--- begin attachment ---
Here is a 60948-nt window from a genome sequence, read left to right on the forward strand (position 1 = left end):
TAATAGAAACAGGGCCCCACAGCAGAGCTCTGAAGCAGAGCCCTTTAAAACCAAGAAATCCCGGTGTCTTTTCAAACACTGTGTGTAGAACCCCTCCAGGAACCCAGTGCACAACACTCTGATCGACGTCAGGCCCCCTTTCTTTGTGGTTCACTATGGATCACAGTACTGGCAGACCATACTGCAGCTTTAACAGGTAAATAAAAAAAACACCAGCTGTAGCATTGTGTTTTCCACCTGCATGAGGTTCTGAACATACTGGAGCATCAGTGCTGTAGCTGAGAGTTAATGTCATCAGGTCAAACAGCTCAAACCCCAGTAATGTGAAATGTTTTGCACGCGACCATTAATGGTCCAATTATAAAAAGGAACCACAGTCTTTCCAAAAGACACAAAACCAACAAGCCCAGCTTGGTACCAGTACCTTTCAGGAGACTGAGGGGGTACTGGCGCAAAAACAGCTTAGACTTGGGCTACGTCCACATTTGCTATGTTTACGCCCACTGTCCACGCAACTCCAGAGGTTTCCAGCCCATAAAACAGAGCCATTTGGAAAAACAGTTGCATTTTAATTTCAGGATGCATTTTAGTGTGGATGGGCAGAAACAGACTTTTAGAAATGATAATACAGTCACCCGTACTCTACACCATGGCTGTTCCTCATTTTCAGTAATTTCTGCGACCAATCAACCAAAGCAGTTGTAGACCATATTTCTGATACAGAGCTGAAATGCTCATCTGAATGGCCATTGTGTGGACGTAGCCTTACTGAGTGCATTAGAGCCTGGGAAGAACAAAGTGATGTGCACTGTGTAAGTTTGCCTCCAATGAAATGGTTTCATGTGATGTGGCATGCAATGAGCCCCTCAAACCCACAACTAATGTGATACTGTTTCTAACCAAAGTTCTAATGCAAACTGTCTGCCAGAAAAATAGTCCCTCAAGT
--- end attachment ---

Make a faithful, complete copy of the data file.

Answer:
Here is a 60948-nt window from a genome sequence, read left to right on the forward strand (position 1 = left end):
TAATAGAAACAGGGCCCCACAGCAGAGCTCTGAAGCAGAGCCCTTTAAAACCAAGAAATCCCGGTGTCTTTTCAAACACTGTGTGTAGAACCCCTCCAGGAACCCAGTGCACAACACTCTGATCGACGTCAGGCCCCCTTTCTTTGTGGTTCACTATGGATCACAGTACTGGCAGACCATACTGCAGCTTTAACAGGTAAATAAAAAAAACACCAGCTGTAGCATTGTGTTTTCCACCTGCATGAGGTTCTGAACATACTGGAGCATCAGTGCTGTAGCTGAGAGTTAATGTCATCAGGTCAAACAGCTCAAACCCCAGTAATGTGAAATGTTTTGCACGCGACCATTAATGGTCCAATTATAAAAAGGAACCACAGTCTTTCCAAAAGACACAAAACCAACAAGCCCAGCTTGGTACCAGTACCTTTCAGGAGACTGAGGGGGTACTGGCGCAAAAACAGCTTAGACTTGGGCTACGTCCACATTTGCTATGTTTACGCCCACTGTCCACGCAACTCCAGAGGTTTCCAGCCCATAAAACAGAGCCATTTGGAAAAACAGTTGCATTTTAATTTCAGGATGCATTTTAGTGTGGATGGGCAGAAACAGACTTTTAGAAATGATAATACAGTCACCCGTACTCTACACCATGGCTGTTCCTCATTTTCAGTAATTTCTGCGACCAATCAACCAAAGCAGTTGTAGACCATATTTCTGATACAGAGCTGAAATGCTCATCTGAATGGCCATTGTGTGGACGTAGCCTTACTGAGTGCATTAGAGCCTGGGAAGAACAAAGTGATGTGCACTGTGTAAGTTTGCCTCCAATGAAATGGTTTCATGTGATGTGGCATGCAATGAGCCCCTCAAACCCACAACTAATGTGATACTGTTTCTAACCAAAGTTCTAATGCAAACTGTCTGCCAGAAAAATAGTCCCTCAAGT